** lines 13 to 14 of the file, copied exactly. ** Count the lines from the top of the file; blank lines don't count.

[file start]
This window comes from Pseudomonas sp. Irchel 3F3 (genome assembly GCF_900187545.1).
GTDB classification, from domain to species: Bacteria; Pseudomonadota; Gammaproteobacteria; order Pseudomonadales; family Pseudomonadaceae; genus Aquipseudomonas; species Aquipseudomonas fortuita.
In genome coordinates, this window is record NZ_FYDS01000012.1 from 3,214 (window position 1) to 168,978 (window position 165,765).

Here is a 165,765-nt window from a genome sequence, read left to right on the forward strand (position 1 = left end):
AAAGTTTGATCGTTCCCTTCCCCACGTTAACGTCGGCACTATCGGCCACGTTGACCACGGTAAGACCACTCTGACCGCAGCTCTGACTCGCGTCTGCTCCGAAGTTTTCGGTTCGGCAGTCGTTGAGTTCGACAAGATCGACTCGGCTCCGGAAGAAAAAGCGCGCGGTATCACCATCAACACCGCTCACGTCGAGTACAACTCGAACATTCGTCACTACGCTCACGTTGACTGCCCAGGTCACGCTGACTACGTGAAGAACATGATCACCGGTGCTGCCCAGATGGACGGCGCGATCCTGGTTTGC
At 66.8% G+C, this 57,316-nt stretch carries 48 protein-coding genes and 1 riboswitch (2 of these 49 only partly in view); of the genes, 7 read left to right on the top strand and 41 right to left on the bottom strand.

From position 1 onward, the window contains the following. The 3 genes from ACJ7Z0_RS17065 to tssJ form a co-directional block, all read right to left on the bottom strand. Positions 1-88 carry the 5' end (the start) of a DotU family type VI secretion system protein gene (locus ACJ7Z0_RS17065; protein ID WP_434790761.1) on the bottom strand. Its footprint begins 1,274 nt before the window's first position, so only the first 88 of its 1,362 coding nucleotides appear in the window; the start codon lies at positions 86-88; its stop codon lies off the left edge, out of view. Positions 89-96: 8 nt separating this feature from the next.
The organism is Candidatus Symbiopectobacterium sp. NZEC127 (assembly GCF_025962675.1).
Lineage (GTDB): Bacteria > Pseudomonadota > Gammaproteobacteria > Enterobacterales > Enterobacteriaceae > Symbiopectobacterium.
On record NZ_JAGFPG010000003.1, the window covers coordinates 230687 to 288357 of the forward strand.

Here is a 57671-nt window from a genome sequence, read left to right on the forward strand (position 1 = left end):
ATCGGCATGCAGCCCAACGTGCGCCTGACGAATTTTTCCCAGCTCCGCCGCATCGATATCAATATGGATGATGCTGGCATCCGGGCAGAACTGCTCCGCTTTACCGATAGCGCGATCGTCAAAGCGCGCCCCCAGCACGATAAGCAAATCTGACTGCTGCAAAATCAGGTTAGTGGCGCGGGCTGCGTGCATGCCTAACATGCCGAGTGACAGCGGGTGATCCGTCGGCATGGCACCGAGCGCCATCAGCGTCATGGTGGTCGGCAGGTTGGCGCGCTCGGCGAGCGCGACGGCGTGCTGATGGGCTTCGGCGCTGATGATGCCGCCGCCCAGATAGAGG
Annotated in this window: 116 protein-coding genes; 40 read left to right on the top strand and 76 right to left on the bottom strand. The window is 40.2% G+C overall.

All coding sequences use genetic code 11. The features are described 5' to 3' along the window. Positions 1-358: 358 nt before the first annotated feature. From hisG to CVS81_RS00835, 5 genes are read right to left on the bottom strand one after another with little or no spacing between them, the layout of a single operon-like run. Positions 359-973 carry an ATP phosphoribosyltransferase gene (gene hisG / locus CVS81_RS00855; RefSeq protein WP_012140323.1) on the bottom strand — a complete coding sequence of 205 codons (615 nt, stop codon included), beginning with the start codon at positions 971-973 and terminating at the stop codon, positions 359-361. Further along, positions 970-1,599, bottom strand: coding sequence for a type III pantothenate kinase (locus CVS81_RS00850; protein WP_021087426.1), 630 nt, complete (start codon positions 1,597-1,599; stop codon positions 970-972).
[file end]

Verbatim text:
Annotated in this window: 116 protein-coding genes; 40 read left to right on the top strand and 76 right to left on the bottom strand. The window is 40.2% G+C overall.

All coding sequences use genetic code 11. The features are described 5' to 3' along the window. Positions 1-358: 358 nt before the first annotated feature. From hisG to CVS81_RS00835, 5 genes are read right to left on the bottom strand one after another with little or no spacing between them, the layout of a single operon-like run. Positions 359-973 carry an ATP phosphoribosyltransferase gene (gene hisG / locus CVS81_RS00855; RefSeq protein WP_012140323.1) on the bottom strand — a complete coding sequence of 205 codons (615 nt, stop codon included), beginning with the start codon at positions 971-973 and terminating at the stop codon, positions 359-361. Further along, positions 970-1,599, bottom strand: coding sequence for a type III pantothenate kinase (locus CVS81_RS00850; protein WP_021087426.1), 630 nt, complete (start codon positions 1,597-1,599; stop codon positions 970-972).